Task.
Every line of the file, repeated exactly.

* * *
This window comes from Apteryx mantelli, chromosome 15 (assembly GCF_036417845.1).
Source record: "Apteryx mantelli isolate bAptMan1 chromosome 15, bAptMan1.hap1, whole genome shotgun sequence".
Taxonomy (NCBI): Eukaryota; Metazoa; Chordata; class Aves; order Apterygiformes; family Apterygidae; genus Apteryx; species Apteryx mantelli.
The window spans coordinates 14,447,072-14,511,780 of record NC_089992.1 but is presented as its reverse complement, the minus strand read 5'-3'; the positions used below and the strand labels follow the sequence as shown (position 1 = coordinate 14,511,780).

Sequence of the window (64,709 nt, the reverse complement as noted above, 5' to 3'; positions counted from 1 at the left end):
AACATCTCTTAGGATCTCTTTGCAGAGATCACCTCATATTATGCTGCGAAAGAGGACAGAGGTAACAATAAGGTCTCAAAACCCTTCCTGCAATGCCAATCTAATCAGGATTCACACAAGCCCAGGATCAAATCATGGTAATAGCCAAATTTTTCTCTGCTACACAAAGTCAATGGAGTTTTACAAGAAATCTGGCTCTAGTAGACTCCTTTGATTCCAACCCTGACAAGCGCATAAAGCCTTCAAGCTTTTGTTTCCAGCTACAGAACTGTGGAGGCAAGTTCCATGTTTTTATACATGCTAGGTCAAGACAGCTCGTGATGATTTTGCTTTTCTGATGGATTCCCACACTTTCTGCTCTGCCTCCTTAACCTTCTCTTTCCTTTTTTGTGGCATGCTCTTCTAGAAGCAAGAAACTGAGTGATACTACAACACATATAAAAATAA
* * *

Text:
This window comes from Apteryx mantelli, chromosome 15 (assembly GCF_036417845.1).
Source record: "Apteryx mantelli isolate bAptMan1 chromosome 15, bAptMan1.hap1, whole genome shotgun sequence".
Taxonomy (NCBI): Eukaryota; Metazoa; Chordata; class Aves; order Apterygiformes; family Apterygidae; genus Apteryx; species Apteryx mantelli.
The window spans coordinates 14,447,072-14,511,780 of record NC_089992.1 but is presented as its reverse complement, the minus strand read 5'-3'; the positions used below and the strand labels follow the sequence as shown (position 1 = coordinate 14,511,780).

Sequence of the window (64,709 nt, the reverse complement as noted above, 5' to 3'; positions counted from 1 at the left end):
AACATCTCTTAGGATCTCTTTGCAGAGATCACCTCATATTATGCTGCGAAAGAGGACAGAGGTAACAATAAGGTCTCAAAACCCTTCCTGCAATGCCAATCTAATCAGGATTCACACAAGCCCAGGATCAAATCATGGTAATAGCCAAATTTTTCTCTGCTACACAAAGTCAATGGAGTTTTACAAGAAATCTGGCTCTAGTAGACTCCTTTGATTCCAACCCTGACAAGCGCATAAAGCCTTCAAGCTTTTGTTTCCAGCTACAGAACTGTGGAGGCAAGTTCCATGTTTTTATACATGCTAGGTCAAGACAGCTCGTGATGATTTTGCTTTTCTGATGGATTCCCACACTTTCTGCTCTGCCTCCTTAACCTTCTCTTTCCTTTTTTGTGGCATGCTCTTCTAGAAGCAAGAAACTGAGTGATACTACAACACATATAAAAATAA